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PIO notes: Buckley standing tall
Mustangs slugger amassing home runs with towering power
08/18/2011 10:00 AM ET
Sean Buckley has 13 home runs, including a blast that cleared the batter's eye.
Sean Buckley has 13 home runs, including a blast that cleared the batter's eye. (Billings Mustangs)
Statistics and accolades don't mean much to first-year players -- at least that's what they'll tell you. It's an old cliche, but most rookies are simply striving to get better, day in and day out.

Still, Billings slugger Sean Buckley doesn't back down from admitting his desire to win the Pioneer League's home run title. For the Reds' sixth-round pick in the 2011 Draft, it would mean an awful lot.

"Of course it would. Definitely," Buckley said. "Although I try not to let it get on my mind.

"If you try and hit home runs, you're probably just going to end up striking out. So I'm just trying to get good pitches, put good swings on them and hit balls hard. That's about all."

With 13 home runs entering Thursday, Buckley was tied for the league lead with Orem's C.J. Cron and Missoula's Jon Griffin. He's also inching closer to the club record of 20, set in 2007 by fellow third baseman Brandon Waring.

Buckley, who is batting just under .300, has hit some towering shots this season, including a crucial two-run blast in a 4-1 victory against Great Falls last Wednesday at Dehler Park in Billings. That one cleared the batter's eye in center field, which rises well above the 408-foot marker. The homer was estimated at 440 feet.

"That was amazing," Billings manager Pat Kelly said. "I knew he hit it good, and the outfielder didn't break real quick on it. But you kept expecting it to hit the batter's eye, and all of the sudden it didn't come back."

Though Buckley has proven to be a quality addition to the Reds organization, it wasn't meant to happen this way.

Buckley's father, Chris, is Cincinnati's senior director of amateur scouting, meaning he has a good deal of input when it comes to whom the Reds select -- or don't -- each year in the Draft.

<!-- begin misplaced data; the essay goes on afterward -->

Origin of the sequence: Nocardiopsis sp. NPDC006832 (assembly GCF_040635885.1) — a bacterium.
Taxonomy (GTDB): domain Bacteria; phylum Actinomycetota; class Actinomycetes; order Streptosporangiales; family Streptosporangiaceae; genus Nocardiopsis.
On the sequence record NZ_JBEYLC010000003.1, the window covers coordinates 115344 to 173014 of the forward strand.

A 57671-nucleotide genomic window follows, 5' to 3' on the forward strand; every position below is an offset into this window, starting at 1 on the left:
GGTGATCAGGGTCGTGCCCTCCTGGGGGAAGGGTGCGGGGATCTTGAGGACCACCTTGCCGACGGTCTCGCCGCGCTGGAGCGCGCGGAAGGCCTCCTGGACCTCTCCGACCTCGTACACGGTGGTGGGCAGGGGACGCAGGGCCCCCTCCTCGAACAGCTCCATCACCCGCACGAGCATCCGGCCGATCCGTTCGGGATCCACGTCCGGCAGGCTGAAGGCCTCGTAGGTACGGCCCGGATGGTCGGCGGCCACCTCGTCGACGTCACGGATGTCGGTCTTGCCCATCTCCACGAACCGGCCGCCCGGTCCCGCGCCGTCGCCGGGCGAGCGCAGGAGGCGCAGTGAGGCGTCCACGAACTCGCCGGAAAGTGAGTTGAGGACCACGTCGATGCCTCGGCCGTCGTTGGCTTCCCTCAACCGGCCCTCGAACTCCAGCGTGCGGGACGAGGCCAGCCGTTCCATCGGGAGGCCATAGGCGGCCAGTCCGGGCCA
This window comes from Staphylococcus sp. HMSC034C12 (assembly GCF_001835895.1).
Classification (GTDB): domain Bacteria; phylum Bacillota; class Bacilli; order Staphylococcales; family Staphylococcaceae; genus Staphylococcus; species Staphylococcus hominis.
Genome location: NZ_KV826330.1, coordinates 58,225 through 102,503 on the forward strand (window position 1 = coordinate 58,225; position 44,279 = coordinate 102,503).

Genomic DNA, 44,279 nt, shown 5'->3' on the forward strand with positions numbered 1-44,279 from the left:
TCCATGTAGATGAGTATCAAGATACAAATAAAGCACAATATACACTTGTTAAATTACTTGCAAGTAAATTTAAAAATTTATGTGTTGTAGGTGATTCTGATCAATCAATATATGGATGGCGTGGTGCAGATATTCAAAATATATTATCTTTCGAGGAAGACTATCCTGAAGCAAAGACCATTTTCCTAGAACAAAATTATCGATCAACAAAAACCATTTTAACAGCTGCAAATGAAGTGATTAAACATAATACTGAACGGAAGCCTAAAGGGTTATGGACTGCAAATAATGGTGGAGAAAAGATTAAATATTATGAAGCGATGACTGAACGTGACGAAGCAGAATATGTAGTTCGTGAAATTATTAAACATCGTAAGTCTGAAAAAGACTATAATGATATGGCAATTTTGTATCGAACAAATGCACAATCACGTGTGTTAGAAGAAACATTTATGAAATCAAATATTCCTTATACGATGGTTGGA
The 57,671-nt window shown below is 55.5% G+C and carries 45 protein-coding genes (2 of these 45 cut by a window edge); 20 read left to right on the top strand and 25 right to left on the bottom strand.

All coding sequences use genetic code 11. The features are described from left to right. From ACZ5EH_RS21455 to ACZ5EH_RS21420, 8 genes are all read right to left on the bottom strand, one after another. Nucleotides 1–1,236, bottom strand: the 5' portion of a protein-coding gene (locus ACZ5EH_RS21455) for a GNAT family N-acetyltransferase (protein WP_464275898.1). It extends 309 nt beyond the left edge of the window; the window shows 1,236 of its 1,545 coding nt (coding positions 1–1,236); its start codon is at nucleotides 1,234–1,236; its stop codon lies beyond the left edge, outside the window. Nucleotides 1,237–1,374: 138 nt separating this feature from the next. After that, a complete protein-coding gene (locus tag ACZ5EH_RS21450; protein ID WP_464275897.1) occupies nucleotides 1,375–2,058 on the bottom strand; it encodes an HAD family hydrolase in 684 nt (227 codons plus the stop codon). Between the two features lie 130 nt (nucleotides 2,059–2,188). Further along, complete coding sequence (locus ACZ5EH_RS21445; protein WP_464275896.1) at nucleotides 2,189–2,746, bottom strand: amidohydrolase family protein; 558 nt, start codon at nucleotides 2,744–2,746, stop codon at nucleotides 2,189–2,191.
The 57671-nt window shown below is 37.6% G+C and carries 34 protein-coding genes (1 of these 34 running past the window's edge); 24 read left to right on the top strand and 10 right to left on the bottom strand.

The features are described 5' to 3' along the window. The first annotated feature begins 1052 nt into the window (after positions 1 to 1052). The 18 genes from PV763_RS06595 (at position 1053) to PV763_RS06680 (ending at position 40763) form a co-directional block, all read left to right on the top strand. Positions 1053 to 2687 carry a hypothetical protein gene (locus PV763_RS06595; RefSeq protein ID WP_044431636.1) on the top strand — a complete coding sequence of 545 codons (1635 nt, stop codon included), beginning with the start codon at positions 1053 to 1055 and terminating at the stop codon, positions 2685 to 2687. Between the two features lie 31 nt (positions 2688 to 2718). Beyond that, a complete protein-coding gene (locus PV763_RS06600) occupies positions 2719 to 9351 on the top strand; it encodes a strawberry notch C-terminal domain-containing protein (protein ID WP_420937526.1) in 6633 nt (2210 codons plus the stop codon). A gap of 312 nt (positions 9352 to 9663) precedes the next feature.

Naturally, neither Chris nor Sean wanted to be paired in the same organization. Neither of them wanted to invite accusations of nepotism from certain circles. But as Sean slid to the sixth round, Chris was eventually talked into the selection.

"It wasn't the father-son" factor, Chris Buckley told MLB.com in June. "We had a number of guys see him, and they wanted to do it. At first, I was hoping he would be drafted by a different team. But our guys kept telling me I was being too tough on him."

Chris Buckley, no doubt, is proud of the way his son has performed to this point. And Sean has done himself proud, too.

"People can think or say what they want to say," he said. "But when it comes down to it, you just have to do what the Reds thought you were going to do by picking you, just proving that they made a good decision in investing in you.

"So far, it's gone well. I've had a lot of fun. The coaches are great, the teammates are great. ... I think it's worked out pretty well so far."

In brief

Keep on cycling: Orem's Jerod Yakubik and Idaho Falls' Daniel Mateo each hit for the cycle Saturday. Yakubik and Mateo joined Casper's David Kandilas, Helena's Yadiel Rivera and Orem's Taylor Lindsey as members of the cycle club this year. Prior to this season, there hadn't been a cycle in the Pioneer League since 2007.

No decision: Blair Walters didn't get the decision Saturday in the Voyagers' 8-5 victory over Billings, snapping a seven-start win streak for the Great Falls southpaw. Walters is 7-0 this season with a 2.55 ERA in 10 appearances, including nine starts.

Greg Rachac is a contributor to MLB.com. This story was not subject to the approval of the National Association of Professional Baseball Leagues or its clubs.
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